The Woodlawn Vase
"The Test of the Champion"
|Third Saturday following the Preakness
(first or second Saturday in June)
|Belmont Park||Elmont, New York||1 1⁄2 miles (2,400 m)||Begun in 1867, it is the oldest of the three races and the longest, though not held in 1911 and 1912 due to anti-gambling legislation in New York. Race was held at various New York tracks until 1905 when Belmont Park became the permanent location. Distance varied from 1 5⁄8 to 1 1⁄8 miles (2,600 to 1,800 m) until set at 1 1⁄2 miles (2,400 m) in 1926. Weight assignments are the same as the other two races. Field is limited to 16 horses.|||| |
The August Belmont Trophy
|1919||Sir Barton||Johnny Loftus||H. Guy Bedwell||J. K. L. Ross||John E. Madden|
|1930||Gallant Fox||Earl Sande||Jim Fitzsimmons||Belair Stud||Belair Stud|
|1935||Omaha||Willie "Smokey" Saunders||Jim Fitzsimmons||Belair Stud||Belair Stud|
|1937||War Admiral||Charles Kurtsinger||George Conway||Samuel D. Riddle||Samuel D. Riddle|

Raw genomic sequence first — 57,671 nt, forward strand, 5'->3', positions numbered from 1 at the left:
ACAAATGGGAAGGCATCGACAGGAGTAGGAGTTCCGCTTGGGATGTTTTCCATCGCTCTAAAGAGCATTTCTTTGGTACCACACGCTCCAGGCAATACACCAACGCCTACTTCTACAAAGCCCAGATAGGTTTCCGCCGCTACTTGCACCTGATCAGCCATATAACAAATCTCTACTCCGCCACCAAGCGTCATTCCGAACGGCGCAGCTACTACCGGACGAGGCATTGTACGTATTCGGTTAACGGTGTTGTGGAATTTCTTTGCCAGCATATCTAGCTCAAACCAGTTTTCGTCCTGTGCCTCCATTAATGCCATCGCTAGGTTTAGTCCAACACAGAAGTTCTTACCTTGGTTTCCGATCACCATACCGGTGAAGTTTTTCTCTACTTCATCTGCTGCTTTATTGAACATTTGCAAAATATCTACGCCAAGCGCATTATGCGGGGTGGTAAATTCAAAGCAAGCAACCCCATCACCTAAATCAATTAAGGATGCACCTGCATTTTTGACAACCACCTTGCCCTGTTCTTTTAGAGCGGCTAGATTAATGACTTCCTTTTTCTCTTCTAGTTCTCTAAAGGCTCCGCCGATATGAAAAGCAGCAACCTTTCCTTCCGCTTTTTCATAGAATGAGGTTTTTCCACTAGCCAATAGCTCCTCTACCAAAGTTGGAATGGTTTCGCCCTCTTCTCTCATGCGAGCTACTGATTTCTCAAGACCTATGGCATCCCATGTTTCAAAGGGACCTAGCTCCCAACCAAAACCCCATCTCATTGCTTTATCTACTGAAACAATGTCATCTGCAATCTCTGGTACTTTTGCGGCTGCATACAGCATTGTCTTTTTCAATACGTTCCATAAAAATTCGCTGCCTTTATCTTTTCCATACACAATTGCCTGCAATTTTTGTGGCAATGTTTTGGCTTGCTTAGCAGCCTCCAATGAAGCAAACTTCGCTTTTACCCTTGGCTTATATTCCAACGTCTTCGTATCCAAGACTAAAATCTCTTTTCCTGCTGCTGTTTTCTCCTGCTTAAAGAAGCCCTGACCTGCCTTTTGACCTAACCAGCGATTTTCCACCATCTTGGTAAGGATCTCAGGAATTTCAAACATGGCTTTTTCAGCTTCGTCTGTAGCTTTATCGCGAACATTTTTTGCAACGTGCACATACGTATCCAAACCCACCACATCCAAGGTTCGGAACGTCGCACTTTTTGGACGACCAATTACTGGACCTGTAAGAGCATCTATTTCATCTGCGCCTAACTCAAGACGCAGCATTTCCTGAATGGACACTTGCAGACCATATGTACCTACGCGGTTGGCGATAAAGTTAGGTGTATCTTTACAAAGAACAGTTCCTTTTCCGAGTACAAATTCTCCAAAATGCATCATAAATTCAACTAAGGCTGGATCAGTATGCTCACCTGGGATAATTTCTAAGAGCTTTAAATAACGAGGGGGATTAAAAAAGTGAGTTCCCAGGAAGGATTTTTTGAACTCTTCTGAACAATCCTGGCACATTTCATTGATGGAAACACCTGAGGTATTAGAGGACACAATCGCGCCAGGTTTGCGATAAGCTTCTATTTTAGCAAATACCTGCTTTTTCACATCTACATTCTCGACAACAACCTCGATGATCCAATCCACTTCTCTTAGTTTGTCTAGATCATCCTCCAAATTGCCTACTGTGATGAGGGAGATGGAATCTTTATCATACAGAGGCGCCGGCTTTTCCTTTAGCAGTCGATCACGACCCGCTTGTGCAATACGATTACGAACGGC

|1941||Whirlaway||Eddie Arcaro||Ben A. Jones||Calumet Farm||Calumet Farm|
|1943||Count Fleet||Johnny Longden||Don Cameron||Fannie Hertz||Fannie Hertz|
|1946||Assault||Warren Mehrtens||Max Hirsch||King Ranch||King Ranch|
|1948||Citation||Eddie Arcaro||Horace A. "Jimmy" Jones||Calumet Farm||Calumet Farm|
|1973||Secretariat||Ron Turcotte||Lucien Laurin||Meadow Stable||Meadow Stable|
|1977||Seattle Slew||Jean Cruguet||William H. Turner, Jr.||Mickey and Karen L. Taylor,
Tayhill Stable/Jim Hill, et al.
|Ben S. Castleman|
|1978||Affirmed||Steve Cauthen||Laz Barrera||Harbor View Farm||Harbor View Farm|
|2015||American Pharoah||Victor Espinoza||Bob Baffert||Ahmed Zayat||Ahmed Zayat|
|2018||Justify||Mike Smith||Bob Baffert||China Horse Club
Head of Plains Partners
|John D. Gunther||and †|
|† During his 2018 bid for the Triple Crown, Justify used the colors of WinStar Farms (white, green and black star) for the Kentucky Derby and Preakness Stakes. The colors of China Horse Club (red, yellow stars and sleeves) were used in the Belmont Stakes.|